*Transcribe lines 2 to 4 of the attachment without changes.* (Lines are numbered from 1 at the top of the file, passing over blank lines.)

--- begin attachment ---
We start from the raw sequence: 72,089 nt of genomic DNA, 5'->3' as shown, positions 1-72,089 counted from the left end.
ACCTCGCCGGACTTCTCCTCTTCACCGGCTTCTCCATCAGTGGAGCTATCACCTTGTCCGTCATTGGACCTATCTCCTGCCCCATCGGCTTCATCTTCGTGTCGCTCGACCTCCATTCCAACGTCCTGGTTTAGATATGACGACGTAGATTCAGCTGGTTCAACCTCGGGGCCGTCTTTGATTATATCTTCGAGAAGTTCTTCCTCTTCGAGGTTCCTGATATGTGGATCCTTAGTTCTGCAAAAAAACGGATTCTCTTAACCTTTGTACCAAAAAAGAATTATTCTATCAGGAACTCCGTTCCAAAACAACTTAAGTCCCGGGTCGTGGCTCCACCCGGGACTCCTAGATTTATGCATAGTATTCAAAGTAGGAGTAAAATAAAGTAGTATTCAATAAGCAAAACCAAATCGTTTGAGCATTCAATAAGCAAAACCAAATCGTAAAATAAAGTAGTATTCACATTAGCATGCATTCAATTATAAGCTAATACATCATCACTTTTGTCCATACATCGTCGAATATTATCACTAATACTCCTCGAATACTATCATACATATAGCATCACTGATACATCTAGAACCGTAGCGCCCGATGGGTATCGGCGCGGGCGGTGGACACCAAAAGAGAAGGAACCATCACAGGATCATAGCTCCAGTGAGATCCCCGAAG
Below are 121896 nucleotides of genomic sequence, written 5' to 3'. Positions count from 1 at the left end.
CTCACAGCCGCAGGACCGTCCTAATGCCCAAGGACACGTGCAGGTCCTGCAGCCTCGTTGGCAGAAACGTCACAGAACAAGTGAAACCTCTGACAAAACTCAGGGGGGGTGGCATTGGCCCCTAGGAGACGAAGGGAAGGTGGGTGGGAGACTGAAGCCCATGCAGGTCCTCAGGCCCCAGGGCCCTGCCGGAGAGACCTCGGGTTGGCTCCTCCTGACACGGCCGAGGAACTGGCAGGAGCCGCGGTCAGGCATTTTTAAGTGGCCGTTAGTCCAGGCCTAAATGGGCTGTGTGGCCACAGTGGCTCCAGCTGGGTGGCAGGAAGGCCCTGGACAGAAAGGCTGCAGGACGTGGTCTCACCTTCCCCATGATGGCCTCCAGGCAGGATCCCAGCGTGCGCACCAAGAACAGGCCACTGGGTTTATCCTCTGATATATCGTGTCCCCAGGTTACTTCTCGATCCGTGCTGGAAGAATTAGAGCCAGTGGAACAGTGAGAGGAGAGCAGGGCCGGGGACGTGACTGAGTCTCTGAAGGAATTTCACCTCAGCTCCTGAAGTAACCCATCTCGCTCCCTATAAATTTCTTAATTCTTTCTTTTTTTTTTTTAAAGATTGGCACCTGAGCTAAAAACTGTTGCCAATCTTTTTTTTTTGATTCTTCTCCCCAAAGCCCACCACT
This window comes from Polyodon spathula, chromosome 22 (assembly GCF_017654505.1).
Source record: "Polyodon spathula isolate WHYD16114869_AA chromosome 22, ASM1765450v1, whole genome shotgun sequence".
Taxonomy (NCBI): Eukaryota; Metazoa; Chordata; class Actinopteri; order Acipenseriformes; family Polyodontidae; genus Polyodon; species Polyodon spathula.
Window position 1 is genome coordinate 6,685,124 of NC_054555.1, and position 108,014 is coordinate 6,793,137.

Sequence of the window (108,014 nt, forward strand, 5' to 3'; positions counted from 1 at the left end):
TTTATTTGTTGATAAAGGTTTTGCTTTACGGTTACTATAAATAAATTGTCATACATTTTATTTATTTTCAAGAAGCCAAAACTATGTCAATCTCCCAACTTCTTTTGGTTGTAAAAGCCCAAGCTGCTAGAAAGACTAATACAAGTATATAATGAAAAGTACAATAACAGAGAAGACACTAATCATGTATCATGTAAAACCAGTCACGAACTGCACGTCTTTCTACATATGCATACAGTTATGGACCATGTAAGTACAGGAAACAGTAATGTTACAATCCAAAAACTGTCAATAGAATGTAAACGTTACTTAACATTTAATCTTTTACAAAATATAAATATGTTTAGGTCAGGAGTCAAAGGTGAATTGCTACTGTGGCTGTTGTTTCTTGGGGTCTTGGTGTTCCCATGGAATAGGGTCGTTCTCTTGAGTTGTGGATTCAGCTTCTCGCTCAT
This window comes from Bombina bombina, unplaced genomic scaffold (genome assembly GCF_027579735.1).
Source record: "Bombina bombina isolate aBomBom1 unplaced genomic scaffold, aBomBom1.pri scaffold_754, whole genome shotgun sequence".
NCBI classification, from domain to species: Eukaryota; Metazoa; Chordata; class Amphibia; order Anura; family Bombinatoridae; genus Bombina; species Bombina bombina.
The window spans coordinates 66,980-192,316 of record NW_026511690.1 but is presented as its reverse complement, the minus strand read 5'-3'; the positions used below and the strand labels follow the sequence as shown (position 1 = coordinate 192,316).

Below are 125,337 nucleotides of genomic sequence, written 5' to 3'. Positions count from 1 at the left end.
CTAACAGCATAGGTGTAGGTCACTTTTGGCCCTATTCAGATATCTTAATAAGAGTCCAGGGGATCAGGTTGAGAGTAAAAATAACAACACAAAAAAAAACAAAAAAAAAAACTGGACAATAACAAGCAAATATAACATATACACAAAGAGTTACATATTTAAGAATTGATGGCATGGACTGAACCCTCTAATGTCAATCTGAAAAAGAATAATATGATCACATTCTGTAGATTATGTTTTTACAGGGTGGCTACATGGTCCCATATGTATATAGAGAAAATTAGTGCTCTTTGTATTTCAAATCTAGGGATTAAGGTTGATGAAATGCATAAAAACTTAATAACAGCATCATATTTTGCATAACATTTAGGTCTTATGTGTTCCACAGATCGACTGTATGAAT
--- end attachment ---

ACCTCGCCGGACTTCTCCTCTTCACCGGCTTCTCCATCAGTGGAGCTATCACCTTGTCCGTCATTGGACCTATCTCCTGCCCCATCGGCTTCATCTTCGTGTCGCTCGACCTCCATTCCAACGTCCTGGTTTAGATATGACGACGTAGATTCAGCTGGTTCAACCTCGGGGCCGTCTTTGATTATATCTTCGAGAAGTTCTTCCTCTTCGAGGTTCCTGATATGTGGATCCTTAGTTCTGCAAAAAAACGGATTCTCTTAACCTTTGTACCAAAAAAGAATTATTCTATCAGGAACTCCGTTCCAAAACAACTTAAGTCCCGGGTCGTGGCTCCACCCGGGACTCCTAGATTTATGCATAGTATTCAAAGTAGGAGTAAAATAAAGTAGTATTCAATAAGCAAAACCAAATCGTTTGAGCATTCAATAAGCAAAACCAAATCGTAAAATAAAGTAGTATTCACATTAGCATGCATTCAATTATAAGCTAATACATCATCACTTTTGTCCATACATCGTCGAATATTATCACTAATACTCCTCGAATACTATCATACATATAGCATCACTGATACATCTAGAACCGTAGCGCCCGATGGGTATCGGCGCGGGCGGTGGACACCAAAAGAGAAGGAACCATCACAGGATCATAGCTCCAGTGAGATCCCCGAAG
Below are 121896 nucleotides of genomic sequence, written 5' to 3'. Positions count from 1 at the left end.
CTCACAGCCGCAGGACCGTCCTAATGCCCAAGGACACGTGCAGGTCCTGCAGCCTCGTTGGCAGAAACGTCACAGAACAAGTGAAACCTCTGACAAAACTCAGGGGGGGTGGCATTGGCCCCTAGGAGACGAAGGGAAGGTGGGTGGGAGACTGAAGCCCATGCAGGTCCTCAGGCCCCAGGGCCCTGCCGGAGAGACCTCGGGTTGGCTCCTCCTGACACGGCCGAGGAACTGGCAGGAGCCGCGGTCAGGCATTTTTAAGTGGCCGTTAGTCCAGGCCTAAATGGGCTGTGTGGCCACAGTGGCTCCAGCTGGGTGGCAGGAAGGCCCTGGACAGAAAGGCTGCAGGACGTGGTCTCACCTTCCCCATGATGGCCTCCAGGCAGGATCCCAGCGTGCGCACCAAGAACAGGCCACTGGGTTTATCCTCTGATATATCGTGTCCCCAGGTTACTTCTCGATCCGTGCTGGAAGAATTAGAGCCAGTGGAACAGTGAGAGGAGAGCAGGGCCGGGGACGTGACTGAGTCTCTGAAGGAATTTCACCTCAGCTCCTGAAGTAACCCATCTCGCTCCCTATAAATTTCTTAATTCTTTCTTTTTTTTTTTTAAAGATTGGCACCTGAGCTAAAAACTGTTGCCAATCTTTTTTTTTTGATTCTTCTCCCCAAAGCCCACCACT